Thursday, June 19, 2008
Models of followership - a problem with the models
In this the first of a small series of blogs about models of followership I want to give an overview of the current models and examine the whole concept of followership from a number of different perspectives.
However I will start by criticising and arguing against the whole concept of followership! It might sound a little odd to start a series by knocking the whole concept, however I do think that it is important to be honest about my own personal arguments about followership.
The biggest criticism I have about talking about followership is that it can codefy the positions of leadership and followership. By this I mean that the concept is often introduced in organisations as a means to control people, to make them good followers, to ensure that they don't challenge or criticise the leaders - 'now run along and be a good and loyal follower', 'do as I say'. By codifying followership as a loyal activity usually means that leaders are fixed in their role as well. Someone is paid to lead and everyone else follows. Leaders lead and followers follow.
However from my own research it is often the case that (especially in crises situations) that leaders rise up in times of difficulty from the ranks. Frequently someone who is a good leader in one set of situations are not necessarily the best leaders when conditions change.
Really great leaders recognise that different times require different modes of leadership and often requires different people to take the lead. Generative or mode four leaders are great when fast change is required. However if the situation needs some stability more technical or co-operative (mode one and two) leaders tend to excel. It is rare that one person is good in all situations. There are a few multi-modal leaders around however most aren't and tend to excel in one or two types of situation. (Which is why we focus on developing leaders that can work across situations and when necessary know when to step aside). The interesting thing is that mode four leaders who aren't multi-modal themselves will engage other people to take the lead when necessary. Mode one leaders particularly tend not to notice that conditions have changed and that their thinking is out of date. Other leaders (Modes 1-3) will hardly ever hand leadership over to anyone else, for a variety of reasons.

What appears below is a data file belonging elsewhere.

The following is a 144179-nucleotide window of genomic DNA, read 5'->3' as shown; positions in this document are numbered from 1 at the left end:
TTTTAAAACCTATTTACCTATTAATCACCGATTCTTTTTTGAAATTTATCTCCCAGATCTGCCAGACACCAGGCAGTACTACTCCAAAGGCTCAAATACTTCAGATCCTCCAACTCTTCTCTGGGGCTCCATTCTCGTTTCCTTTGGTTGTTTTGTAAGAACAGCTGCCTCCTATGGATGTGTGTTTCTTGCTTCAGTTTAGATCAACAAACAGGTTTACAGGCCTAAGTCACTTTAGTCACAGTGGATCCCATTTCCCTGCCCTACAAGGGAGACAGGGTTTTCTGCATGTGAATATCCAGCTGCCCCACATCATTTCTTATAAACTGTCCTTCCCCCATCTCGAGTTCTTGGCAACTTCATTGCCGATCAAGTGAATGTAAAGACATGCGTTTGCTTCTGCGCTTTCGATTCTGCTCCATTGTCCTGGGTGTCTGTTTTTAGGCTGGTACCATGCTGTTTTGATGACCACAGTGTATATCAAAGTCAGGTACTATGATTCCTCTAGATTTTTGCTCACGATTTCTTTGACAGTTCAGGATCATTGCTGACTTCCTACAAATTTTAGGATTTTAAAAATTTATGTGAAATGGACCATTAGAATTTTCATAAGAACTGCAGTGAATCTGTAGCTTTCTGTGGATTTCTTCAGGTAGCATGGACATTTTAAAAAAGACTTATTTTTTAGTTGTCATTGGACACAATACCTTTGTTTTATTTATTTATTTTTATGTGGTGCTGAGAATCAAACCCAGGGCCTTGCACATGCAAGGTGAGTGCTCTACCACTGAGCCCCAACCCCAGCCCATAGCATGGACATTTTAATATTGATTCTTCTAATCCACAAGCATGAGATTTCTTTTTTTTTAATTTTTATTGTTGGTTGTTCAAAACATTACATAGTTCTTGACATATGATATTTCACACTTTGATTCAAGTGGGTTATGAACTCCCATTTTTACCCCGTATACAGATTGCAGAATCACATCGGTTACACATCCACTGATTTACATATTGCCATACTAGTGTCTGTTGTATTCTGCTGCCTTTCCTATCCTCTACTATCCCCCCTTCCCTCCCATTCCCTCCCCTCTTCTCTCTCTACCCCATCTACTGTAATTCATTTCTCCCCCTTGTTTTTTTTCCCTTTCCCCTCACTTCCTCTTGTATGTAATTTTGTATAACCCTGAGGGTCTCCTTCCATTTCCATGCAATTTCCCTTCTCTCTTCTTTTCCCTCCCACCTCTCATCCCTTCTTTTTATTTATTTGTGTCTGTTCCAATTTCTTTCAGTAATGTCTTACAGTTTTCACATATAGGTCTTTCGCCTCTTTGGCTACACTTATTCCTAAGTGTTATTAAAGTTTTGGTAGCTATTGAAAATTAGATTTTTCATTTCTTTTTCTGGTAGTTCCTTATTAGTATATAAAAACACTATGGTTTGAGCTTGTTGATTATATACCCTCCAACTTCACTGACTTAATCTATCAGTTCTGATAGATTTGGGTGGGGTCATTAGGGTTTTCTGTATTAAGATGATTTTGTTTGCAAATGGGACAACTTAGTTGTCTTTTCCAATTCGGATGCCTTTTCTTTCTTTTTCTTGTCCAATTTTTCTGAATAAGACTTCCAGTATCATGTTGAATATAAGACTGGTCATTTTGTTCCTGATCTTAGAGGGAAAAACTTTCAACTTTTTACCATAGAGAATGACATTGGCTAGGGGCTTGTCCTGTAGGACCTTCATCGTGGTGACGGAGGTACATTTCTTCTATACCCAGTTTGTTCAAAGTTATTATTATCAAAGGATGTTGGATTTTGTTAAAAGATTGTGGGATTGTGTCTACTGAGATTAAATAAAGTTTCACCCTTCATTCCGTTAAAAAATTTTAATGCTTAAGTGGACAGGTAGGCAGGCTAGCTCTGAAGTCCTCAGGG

So the criticism I have of many of the models of followership (and indeed many leadership models) is that they tend to assume that leaders should be leaders regardless of the circumstances. My view is that in certain situations most leaders would serve their organisations better by recognising their own situations of strength and moving aside when someone else would be better in a particular set of circumstances. Ego often gets in the way, which is why only mode four leaders tend to do this. I am arguing her for a model of shifting followership, not static like most of the models I will review here assume.
In a resilient organisation leadership will shift, followers will challenge and help to build stronger leadership. Some followers will lead and influence at times. The lines between leadership and followership should be flexible and fluid depending on what is best for the current situation. At other times the delineation will be clearer and better defined.
An example from my own past, as a senior police officer during briefings and debriefing, planning and normal day to day work I needed challenge and at times leading by others. However on certain operations, once the plan was agreed and was in action, operationally people did what they were told. They could criticise later. However even this rule was fluid if someone (a follower) noticed something (going wrong or new information) that wasn't part of the plan. Then they were expected to tell me and help with a solution. We discussed this often. People were part of the leadership / followership thinking. They and I discussed and knew when to flick into following, when to partner and when they (or I) needed to take the lead.
These are issues to be considered as we discuss models of followership - in reality the seperation between leader and follower is not always as well defined as many assume it to be, and in my opinion a resilient organisation would not want such a hard delineation and would prefer a more complex relationship to exist and be recognised.